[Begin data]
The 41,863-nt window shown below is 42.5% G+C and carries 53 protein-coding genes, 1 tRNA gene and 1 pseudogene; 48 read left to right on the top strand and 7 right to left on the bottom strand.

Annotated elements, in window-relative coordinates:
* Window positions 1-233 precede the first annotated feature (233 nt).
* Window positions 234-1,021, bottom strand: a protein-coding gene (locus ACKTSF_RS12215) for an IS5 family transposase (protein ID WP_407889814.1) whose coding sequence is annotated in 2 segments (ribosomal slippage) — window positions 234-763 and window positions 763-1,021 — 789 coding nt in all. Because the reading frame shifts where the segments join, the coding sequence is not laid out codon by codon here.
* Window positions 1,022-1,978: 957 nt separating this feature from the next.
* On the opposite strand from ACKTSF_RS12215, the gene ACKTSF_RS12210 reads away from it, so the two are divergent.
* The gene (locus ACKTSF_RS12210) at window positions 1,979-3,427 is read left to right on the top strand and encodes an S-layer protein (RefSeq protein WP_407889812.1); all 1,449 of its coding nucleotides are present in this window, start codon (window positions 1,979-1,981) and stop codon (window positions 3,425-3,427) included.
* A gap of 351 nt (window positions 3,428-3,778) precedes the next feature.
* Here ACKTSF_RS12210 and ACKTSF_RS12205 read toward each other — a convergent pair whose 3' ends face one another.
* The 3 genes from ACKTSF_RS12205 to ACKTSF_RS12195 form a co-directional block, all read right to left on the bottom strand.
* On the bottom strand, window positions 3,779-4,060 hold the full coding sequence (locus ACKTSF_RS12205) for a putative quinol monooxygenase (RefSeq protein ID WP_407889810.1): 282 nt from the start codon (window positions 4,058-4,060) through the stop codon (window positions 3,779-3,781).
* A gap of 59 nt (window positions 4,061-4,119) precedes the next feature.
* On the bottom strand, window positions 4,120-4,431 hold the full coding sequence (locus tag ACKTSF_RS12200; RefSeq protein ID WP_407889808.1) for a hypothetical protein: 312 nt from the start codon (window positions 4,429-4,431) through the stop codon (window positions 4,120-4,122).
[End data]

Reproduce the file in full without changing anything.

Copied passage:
The 41,863-nt window shown below is 42.5% G+C and carries 53 protein-coding genes, 1 tRNA gene and 1 pseudogene; 48 read left to right on the top strand and 7 right to left on the bottom strand.

Annotated elements, in window-relative coordinates:
* Window positions 1-233 precede the first annotated feature (233 nt).
* Window positions 234-1,021, bottom strand: a protein-coding gene (locus ACKTSF_RS12215) for an IS5 family transposase (protein ID WP_407889814.1) whose coding sequence is annotated in 2 segments (ribosomal slippage) — window positions 234-763 and window positions 763-1,021 — 789 coding nt in all. Because the reading frame shifts where the segments join, the coding sequence is not laid out codon by codon here.
* Window positions 1,022-1,978: 957 nt separating this feature from the next.
* On the opposite strand from ACKTSF_RS12215, the gene ACKTSF_RS12210 reads away from it, so the two are divergent.
* The gene (locus ACKTSF_RS12210) at window positions 1,979-3,427 is read left to right on the top strand and encodes an S-layer protein (RefSeq protein WP_407889812.1); all 1,449 of its coding nucleotides are present in this window, start codon (window positions 1,979-1,981) and stop codon (window positions 3,425-3,427) included.
* A gap of 351 nt (window positions 3,428-3,778) precedes the next feature.
* Here ACKTSF_RS12210 and ACKTSF_RS12205 read toward each other — a convergent pair whose 3' ends face one another.
* The 3 genes from ACKTSF_RS12205 to ACKTSF_RS12195 form a co-directional block, all read right to left on the bottom strand.
* On the bottom strand, window positions 3,779-4,060 hold the full coding sequence (locus ACKTSF_RS12205) for a putative quinol monooxygenase (RefSeq protein ID WP_407889810.1): 282 nt from the start codon (window positions 4,058-4,060) through the stop codon (window positions 3,779-3,781).
* A gap of 59 nt (window positions 4,061-4,119) precedes the next feature.
* On the bottom strand, window positions 4,120-4,431 hold the full coding sequence (locus tag ACKTSF_RS12200; RefSeq protein ID WP_407889808.1) for a hypothetical protein: 312 nt from the start codon (window positions 4,429-4,431) through the stop codon (window positions 4,120-4,122).